Roney recorded his debut, Verses, for Muse in 1987. He also became a central part of the Tony Williams Quintet, touring and recording with the group until it broke up in the early '90s. For Roney, 1991 and 1992 proved to be watershed years. First, he received an invitation from Miles Davis to play at his side during the 1991 Montreux Jazz Festival. "I was soloing on 'Springsville'," Roney told Zan Stewart of the Los Angeles Times, "and after I finished, he [Davis] tapped me on the arm and said, 'Play this tomorrow on the gig.' " The music was later issued as Miles and Quincy, Live at Montreux, won a Grammy award, and let the jazz world know that Roney had arrived. It led to an invitation to tour with Herbie Hancock, Wayne Shorter, Ron Carter, and Tony Williams in the Miles Davis Tribute Band in 1992 and to his involvement in a recreation of the "Re-Birth of the Cool" with Gerry Mulligan. Following Miles' passing, Roney toured with the original members of Miles Davis' famed quintet; Herbie Hancock, Ron Carter, Wayne Shorter and Tony Williams. In 2006, Hancock, the Davis family, and VH-1 invited Roney to celebrate Miles induction into the Rock and Roll Hall of Fame during an internationally televised event.
In 1994 Roney received a multiple album contract from Warner Bros. Misterios, his debut for the label, found him stretching boundaries by including Brazilian rhythms and strings. He maintained a busy touring schedule, playing dates at the Village Vanguard in New York, Scullers in Boston, and the Jazz Showcase in Chicago. He also traveled to Italy, France, and Portugal for a number of summer festivals. Between recording dates and touring he found time to marry his longtime musical partner, pianist Geri Allen, on May 12, 1995. On 1997's Village, and even more so on 2000's No Room for Argument, Roney led the new revolution of jazz/bop/urban mix incorporating ideas from late-'60s fusion. These albums include synthesizers and electric pianos along with saxophone, piano, and trumpet, creating a spacious and layered sound. "We are trying to play in a way that will open up the music," he told Roberta Penn of the Seattle Post Intelligencer concerning his current experiments. Roney's musical presentations from Prototype - the title of which is from the song by Outcast's Andre 3000 - to Mystikal show his continued progression. His willingness to push boundaries and surround himself with the best contemporary jazz musicians guarantees that Wallace Roney will continue to be a fresh and vital artist. Wallace Roney currently maintains a busy schedule touring the world with his sextet.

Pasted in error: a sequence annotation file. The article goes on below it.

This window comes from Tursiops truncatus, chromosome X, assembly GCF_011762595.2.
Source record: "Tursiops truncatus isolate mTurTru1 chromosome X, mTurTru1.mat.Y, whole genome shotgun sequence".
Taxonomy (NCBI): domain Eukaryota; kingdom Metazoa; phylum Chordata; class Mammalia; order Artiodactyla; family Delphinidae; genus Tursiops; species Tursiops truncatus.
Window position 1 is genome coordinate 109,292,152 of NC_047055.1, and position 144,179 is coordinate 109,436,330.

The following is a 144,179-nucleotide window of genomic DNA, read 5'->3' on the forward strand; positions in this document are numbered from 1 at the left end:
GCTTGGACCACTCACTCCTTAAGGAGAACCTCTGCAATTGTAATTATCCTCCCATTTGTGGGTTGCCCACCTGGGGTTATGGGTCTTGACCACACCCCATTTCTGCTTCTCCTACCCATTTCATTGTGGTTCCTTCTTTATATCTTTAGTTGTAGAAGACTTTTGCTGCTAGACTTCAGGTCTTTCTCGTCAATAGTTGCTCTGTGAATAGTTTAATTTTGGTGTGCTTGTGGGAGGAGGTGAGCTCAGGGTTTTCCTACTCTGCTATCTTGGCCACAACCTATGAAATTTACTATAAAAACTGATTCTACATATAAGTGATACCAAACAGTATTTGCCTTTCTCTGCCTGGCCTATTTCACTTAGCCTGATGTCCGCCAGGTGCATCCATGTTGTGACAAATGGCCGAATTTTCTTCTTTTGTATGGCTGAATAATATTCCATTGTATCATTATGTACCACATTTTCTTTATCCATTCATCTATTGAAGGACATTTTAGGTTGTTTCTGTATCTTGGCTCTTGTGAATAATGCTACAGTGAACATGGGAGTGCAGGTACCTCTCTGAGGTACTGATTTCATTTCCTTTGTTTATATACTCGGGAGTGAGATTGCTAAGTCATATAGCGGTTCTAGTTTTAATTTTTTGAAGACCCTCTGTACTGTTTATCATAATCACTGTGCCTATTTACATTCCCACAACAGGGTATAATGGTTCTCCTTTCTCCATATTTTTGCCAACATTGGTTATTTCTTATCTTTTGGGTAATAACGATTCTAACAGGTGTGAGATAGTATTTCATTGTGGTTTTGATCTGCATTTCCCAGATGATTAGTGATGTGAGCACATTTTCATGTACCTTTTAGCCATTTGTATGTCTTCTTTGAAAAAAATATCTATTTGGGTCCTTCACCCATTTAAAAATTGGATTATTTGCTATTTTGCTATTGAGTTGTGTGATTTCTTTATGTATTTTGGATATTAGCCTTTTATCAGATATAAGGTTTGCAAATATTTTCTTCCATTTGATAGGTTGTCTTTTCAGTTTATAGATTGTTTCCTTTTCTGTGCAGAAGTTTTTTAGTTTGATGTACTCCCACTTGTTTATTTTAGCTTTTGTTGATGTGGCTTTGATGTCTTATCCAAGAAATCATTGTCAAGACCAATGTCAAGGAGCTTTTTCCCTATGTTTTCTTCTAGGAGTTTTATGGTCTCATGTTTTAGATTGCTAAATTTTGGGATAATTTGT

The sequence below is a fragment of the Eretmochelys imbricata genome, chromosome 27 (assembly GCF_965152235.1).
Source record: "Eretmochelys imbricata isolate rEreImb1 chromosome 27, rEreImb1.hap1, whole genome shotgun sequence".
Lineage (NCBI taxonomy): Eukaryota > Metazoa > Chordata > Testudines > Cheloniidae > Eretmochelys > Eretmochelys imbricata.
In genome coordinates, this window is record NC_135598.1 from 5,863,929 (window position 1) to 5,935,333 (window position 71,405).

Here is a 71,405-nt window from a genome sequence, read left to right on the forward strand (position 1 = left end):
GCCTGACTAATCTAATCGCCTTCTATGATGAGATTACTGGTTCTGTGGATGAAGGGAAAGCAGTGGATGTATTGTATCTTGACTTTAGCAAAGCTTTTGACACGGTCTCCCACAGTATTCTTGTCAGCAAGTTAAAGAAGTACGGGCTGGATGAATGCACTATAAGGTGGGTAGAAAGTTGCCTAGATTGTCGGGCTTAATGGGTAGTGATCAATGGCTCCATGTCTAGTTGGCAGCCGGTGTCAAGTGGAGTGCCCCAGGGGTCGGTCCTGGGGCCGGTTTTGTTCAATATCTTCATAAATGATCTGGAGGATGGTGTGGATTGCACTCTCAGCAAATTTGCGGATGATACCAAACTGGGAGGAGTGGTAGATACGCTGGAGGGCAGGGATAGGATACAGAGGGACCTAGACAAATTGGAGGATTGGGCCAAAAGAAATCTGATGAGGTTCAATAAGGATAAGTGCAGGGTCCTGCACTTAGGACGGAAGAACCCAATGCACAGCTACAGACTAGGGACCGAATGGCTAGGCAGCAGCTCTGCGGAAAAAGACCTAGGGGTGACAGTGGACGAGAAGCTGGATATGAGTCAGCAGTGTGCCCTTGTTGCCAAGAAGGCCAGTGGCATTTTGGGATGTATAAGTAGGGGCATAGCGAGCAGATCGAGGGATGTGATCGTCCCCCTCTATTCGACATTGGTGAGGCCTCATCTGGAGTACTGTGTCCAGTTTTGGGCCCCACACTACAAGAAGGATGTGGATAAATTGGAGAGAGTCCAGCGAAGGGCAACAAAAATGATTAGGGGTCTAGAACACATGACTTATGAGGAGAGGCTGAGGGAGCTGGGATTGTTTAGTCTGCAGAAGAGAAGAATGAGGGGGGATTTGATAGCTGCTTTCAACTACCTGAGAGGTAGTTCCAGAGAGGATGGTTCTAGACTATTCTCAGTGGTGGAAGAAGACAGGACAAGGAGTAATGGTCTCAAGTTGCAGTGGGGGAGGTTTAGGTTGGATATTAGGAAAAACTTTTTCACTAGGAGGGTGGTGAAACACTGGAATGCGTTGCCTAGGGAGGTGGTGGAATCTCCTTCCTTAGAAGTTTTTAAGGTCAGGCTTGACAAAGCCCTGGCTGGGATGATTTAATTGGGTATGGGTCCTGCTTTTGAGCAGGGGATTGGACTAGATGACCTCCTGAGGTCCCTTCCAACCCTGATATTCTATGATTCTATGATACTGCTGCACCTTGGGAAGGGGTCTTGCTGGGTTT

For the Record . . .
Wallace Roney holds the distinction of being the only trumpet player Davis ever personally mentored.
2006 - Benny Golson Jazz Master Award
1996 - Grammy Award
1991 - Grammy Award
1990 - Down Beat Critic's Poll for Best Trumpeter to Watch, 1990
1979 - Named Best Young Jazz Musician of the Year by Down Beat